N. GENGLER,* A. TIJANI, G. R.
WIGGANS, and I. MISZTAL§
*National Fund for Scientific Research, B-1000 Brussels, Belgium
Animal Science Unit, Gembloux Agricultural University, B-5030 Gembloux, Belgium
Animal Improvement Programs Laboratory, Agricultural Research Service, USDA, Beltsville, MD 20705-2350
§ Animal and Dairy Science Department, University of Georgia, Athens 30605
ABSTRACT Coefficients for (co)variance functions were obtained via random regression models using the expectation-maximization REML algorithm. Data included milk, fat, and protein yields from 176,495 test days of 22,943 first lactation Holstein cows that calved in Pennsylvania and Wisconsin from 1990 through 1996. Three approximately equal-sized data sets were created: one for Pennsylvania and two for Wisconsin. Random regressions were on third order Legendre polynomials. Genetic and permanent environmental (co)variances each were described by three coefficients. The model contained a fixed effect for age, season, and lactation stage rather than a fixed regression on days in milk. Fixed contemporary groups were based on herd, test day, and milking frequency. The coefficient matrices were dense and included around 70,000 equations. Estimated (co)variance function coefficients, as well as the heritabilities and correlations computed from them, were quite variable across data sets. Heritabilities were at a minimum (0.14 for milk and fat and 0.13 for protein) around peak yield, increased to a maximum (0.24 for milk and protein and 0.21 for fat) around the eighth month in milk, and declined slightly afterwards. Genetic correlations between early and late lactation were low (values of <0.10), especially for protein. Phenotypic correlations among test day yields were between 0.21 and 0.99.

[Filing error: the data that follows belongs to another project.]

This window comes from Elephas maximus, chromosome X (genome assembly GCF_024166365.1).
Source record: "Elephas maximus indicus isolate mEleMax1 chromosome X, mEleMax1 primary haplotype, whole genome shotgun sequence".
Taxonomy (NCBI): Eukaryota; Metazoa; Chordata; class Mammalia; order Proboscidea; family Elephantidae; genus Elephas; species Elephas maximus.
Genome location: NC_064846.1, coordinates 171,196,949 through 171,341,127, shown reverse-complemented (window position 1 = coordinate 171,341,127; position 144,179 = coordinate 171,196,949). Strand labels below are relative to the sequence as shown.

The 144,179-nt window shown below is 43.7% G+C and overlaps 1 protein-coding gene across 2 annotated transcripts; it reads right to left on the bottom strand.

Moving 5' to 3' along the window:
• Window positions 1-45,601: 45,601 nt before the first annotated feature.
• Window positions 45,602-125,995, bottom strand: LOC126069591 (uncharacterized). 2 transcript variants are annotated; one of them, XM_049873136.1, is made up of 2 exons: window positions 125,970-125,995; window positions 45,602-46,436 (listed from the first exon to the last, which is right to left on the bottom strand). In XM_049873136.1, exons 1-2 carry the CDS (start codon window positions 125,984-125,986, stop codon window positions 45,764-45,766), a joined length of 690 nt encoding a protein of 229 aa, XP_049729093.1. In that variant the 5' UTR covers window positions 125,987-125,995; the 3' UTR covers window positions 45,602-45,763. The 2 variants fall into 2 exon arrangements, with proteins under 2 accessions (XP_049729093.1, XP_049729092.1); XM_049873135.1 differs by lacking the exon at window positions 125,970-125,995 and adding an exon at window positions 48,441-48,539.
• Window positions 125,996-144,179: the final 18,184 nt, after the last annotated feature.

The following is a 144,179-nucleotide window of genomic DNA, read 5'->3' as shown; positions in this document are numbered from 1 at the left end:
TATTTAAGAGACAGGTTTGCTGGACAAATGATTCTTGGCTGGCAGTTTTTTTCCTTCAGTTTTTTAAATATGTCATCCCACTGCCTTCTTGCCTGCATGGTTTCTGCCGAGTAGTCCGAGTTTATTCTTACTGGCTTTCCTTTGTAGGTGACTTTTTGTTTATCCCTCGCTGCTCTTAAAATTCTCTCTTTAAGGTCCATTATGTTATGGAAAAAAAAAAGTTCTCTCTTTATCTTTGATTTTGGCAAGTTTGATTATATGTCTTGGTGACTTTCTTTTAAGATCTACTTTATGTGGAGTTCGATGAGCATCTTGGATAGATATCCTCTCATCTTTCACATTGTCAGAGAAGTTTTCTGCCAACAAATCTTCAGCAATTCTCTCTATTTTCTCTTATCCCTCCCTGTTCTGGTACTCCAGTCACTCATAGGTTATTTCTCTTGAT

Key Words: (co)variance function coefficients, test day model, heritability, correlation
1999 J. Dairy Sci. 82:1849
© 1999, by the American Dairy Science Association. All rights reserved.